If I am purchasing wood for immident use I plan on giving it at least a week to adjust to my shop. The longer the better. If it is a common wood that I usually work with (Red Oak, Maple, Walnut) I will buy about 20% more wood than what I need and put it on the shelf and pull older wood off the shelf for the project.

I have relationships with local sawyers (people who own their bandsaws), wholesale wood lumber yards, specialty lumber yards that sell to the public, and big box stores. As a company I find that I can get a discount off of list price. I think the lowest discount I get is at Lowes which is 5%. I tend to look for wood in the order I listed. A couple of sawyers even e-mail me with a list of what is coming out of the kiln.

Hope this helps.

-- "I love it when a plan comes together" John "Hannibal" Smith

View jmartel's profile

jmartel

6575 posts in 1616 days


#2 posted 12-30-2015 04:46 PM

Craigslist is a good source for finding wood in your area. There’s not much in the way of sawyers on craigslist near me, but occasionally people sell off their wood that they have sitting around for years and don’t use. Those are usually what I end up finding.

The best advice is to find a project you want to do, and buy the wood and tools needed for that project. For wood, I typically like to buy 25-50% more than I think I need. Twice what I need if I can. This will cover waste, as well as help build my wood stash for future use.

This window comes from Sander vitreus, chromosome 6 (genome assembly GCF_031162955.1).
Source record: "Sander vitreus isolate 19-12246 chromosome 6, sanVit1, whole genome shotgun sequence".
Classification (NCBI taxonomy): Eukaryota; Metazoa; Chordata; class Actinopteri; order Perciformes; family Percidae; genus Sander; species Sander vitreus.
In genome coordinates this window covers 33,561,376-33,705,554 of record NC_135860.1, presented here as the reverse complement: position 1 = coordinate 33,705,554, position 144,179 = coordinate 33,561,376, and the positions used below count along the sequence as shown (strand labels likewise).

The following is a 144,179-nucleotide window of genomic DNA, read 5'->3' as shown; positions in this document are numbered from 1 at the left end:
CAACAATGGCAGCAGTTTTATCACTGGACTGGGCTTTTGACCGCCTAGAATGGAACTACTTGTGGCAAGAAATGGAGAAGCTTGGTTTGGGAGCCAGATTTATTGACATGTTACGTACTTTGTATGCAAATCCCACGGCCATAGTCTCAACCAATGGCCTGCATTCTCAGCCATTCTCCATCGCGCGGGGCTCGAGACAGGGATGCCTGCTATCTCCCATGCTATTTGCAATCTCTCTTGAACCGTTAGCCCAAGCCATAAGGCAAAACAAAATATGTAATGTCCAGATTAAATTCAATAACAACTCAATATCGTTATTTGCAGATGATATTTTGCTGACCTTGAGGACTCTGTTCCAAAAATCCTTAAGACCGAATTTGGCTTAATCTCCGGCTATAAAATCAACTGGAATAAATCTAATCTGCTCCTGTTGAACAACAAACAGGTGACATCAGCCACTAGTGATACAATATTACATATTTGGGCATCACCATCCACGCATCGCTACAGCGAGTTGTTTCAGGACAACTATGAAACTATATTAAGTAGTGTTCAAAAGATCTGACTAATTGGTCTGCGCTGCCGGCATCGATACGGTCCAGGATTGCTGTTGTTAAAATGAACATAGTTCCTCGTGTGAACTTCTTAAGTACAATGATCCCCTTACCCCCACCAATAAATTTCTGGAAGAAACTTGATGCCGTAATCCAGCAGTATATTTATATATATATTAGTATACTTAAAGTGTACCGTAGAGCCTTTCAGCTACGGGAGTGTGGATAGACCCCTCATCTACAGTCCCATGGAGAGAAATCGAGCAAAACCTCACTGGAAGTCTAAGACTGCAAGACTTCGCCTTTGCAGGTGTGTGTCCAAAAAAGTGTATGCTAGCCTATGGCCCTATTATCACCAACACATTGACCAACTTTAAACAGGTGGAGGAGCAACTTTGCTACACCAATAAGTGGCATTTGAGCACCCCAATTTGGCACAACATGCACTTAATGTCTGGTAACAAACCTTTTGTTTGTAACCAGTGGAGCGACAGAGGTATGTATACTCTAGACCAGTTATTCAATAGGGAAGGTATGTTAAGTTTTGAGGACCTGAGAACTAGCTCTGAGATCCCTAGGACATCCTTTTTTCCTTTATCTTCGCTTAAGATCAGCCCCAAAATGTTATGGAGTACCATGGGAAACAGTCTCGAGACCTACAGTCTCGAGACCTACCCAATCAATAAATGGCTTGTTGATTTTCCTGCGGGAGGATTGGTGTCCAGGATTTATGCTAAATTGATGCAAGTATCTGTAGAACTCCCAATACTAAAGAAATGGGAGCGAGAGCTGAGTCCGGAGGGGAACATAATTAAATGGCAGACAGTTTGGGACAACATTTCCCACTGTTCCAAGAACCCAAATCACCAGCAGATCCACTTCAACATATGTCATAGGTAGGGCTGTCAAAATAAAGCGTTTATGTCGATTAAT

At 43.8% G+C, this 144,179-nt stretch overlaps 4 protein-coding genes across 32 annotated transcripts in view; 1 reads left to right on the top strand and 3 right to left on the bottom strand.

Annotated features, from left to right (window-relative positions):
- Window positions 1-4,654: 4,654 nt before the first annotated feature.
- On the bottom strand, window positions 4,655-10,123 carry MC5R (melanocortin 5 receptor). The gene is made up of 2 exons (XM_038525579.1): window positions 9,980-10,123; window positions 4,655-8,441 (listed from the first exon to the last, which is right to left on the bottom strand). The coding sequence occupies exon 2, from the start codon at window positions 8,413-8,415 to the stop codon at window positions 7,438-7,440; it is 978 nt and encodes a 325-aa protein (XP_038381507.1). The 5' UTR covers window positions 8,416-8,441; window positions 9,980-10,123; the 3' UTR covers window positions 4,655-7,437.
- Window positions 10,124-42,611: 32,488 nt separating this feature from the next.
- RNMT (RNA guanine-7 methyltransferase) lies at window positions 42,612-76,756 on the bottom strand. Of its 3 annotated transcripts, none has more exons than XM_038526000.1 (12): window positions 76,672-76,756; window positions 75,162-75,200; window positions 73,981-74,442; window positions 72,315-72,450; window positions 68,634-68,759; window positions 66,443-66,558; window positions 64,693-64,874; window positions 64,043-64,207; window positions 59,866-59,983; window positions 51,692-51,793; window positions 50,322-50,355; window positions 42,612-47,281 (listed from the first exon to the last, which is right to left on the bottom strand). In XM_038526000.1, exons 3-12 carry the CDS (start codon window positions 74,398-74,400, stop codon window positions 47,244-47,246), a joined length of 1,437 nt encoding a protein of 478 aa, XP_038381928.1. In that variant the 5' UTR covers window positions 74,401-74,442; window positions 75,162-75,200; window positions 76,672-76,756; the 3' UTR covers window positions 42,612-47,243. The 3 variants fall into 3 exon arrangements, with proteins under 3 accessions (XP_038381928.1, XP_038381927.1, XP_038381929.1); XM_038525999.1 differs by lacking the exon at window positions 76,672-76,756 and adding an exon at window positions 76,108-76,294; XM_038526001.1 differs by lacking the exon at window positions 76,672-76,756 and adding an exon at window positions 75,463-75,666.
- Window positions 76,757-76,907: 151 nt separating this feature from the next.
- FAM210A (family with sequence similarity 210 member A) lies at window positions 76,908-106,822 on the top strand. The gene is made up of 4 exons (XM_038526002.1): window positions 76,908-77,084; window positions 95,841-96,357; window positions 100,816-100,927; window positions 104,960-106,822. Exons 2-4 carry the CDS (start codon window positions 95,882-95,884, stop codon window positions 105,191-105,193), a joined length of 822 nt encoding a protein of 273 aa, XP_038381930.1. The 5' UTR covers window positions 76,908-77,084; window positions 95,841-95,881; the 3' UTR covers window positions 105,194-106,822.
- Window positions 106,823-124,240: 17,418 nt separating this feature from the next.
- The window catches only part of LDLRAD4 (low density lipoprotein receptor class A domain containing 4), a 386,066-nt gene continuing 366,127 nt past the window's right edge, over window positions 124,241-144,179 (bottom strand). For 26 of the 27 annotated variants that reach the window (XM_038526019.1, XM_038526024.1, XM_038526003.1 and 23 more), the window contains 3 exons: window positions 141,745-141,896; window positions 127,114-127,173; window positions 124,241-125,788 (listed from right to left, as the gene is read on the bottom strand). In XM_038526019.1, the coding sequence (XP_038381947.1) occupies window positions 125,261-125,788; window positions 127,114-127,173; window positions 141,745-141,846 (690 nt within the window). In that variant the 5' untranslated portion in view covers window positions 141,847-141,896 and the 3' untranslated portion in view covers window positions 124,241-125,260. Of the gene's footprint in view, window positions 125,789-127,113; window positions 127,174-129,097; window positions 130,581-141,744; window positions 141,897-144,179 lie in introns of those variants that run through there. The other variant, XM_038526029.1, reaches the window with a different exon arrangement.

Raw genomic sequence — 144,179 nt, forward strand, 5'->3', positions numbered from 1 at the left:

Since you’re just starting out, the best projects are shop projects. Build a workbench. Build storage cabinets. Build a router table. Tool racks. Things like that. That gives you experience working on things, and who cares if you mess up and it looks ugly? It’s shop stuff. Replace it later if you need to. Get your mistakes out on the shop stuff so when it comes to furniture you have learned how to avoid those mistakes.

-- The quality of one's woodworking is directly related to the amount of flannel worn.

View EMathison's profile

EMathison

4 posts in 348 days


#3 posted 12-30-2015 05:12 PM

Good information, thank you both.